Another aspect of my muddled mind is brain damage. Of course, there hasn’t been any physical changes to my brain and I am not really brain damaged, but maybe on some small scale my brain has been tweaked. I feel dumber, learning seems more difficult, and I’m not sure I have a good grasp of language anymore. Of course, part of the problem could simply be brain fog due to fatigue and word finding issues, the latter may be a side effect of one of my medications. The time it takes to explain myself or find the words to do so can make conversations slow and uncomfortable — or hilarious. Speaking to me is probably like filling out a game of Mad Libs – noun, adjective, verb, very little context – but not nearly as dirty or amusing. I would feel very frustrated if I had to have a conversation with me.
On a side note, I’ve read that chronic depression can lead to hippocampal atrophy or brain shrinkage. That’s not something you want to hear, right? Fortunately, this appears to be something that can be reversed. Aw, science! At times this can all be very difficult to grasp, as I’m inundated with so much medical information and I acknowledge that interpreting it is difficult. I ask my doctors as many questions I can think of and I research my medications and conditions the best I’m able to. I know what it’s like to feel terrible and what it’s like to feel well. This is probably why I’m not as afraid to take prescription medications as I was in the past, why I’m not always suspicious of Big Pharma, and why I avoid any supplement (even if it’s “natural” — I’m less concerned with chemicals than unregulated and non-clinically studied supplements) sold as a miracle cure or immune booster (for people with autoimmune disorders anything that could possibly strengthen our overactive immune systems is bad news).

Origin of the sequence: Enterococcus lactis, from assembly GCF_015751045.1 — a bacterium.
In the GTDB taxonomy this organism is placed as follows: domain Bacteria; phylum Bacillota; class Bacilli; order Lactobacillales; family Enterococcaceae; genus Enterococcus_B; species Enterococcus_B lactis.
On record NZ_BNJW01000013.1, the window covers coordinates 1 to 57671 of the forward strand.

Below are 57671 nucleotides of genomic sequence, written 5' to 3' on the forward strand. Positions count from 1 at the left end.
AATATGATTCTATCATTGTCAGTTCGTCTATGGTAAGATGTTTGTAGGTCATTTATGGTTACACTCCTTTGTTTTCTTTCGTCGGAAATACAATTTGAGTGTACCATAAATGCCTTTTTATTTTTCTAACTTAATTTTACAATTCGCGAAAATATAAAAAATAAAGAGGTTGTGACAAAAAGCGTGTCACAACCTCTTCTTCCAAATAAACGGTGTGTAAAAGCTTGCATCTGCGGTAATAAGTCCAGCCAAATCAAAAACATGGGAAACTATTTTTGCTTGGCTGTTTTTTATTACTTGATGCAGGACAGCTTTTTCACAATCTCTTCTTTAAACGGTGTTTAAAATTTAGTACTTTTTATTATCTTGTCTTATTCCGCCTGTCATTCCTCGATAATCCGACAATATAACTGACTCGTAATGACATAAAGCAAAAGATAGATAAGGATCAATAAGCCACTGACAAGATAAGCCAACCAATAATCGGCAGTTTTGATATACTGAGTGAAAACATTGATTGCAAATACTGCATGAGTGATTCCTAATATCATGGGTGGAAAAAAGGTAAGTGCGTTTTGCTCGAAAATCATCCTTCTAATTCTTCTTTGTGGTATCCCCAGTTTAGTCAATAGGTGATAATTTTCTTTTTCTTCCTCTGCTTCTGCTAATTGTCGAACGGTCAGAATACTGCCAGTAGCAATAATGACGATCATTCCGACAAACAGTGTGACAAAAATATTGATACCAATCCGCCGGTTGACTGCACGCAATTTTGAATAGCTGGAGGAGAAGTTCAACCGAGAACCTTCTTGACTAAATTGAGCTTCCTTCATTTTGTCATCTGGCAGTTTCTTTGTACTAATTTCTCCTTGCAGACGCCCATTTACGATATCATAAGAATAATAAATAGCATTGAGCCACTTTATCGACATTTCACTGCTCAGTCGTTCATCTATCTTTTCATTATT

It’s past 1 am and this post has wandered much more than I expected. I didn’t touch on the guilt associated with feeling better while others with similar illnesses are still struggling. I didn’t elaborate on the tiny, every present thought that this physical respite may be fleeting. Nor have I mentioned how and what I’m doing to figure this all out. Oh — and I haven’t even discussed what I’ve been thinking about the most: why we want what we do. Are the things we can’t do really necessary to live a happy, peaceful life? These aren’t really unique or new ideas and for centuries these are questions explored by philosophy, religion, and even science. I’m not looking for answers just for some comfort. There’s so much more to consider and to discuss but, for now, I’ll leave it where it is. This is probably part of the process of coping and of getting well – a type of weeding of one’s mind. Digging out the unnecessary, choosing what to want, nurturing and providing a way for the helpful and beautiful thoughts to flourish.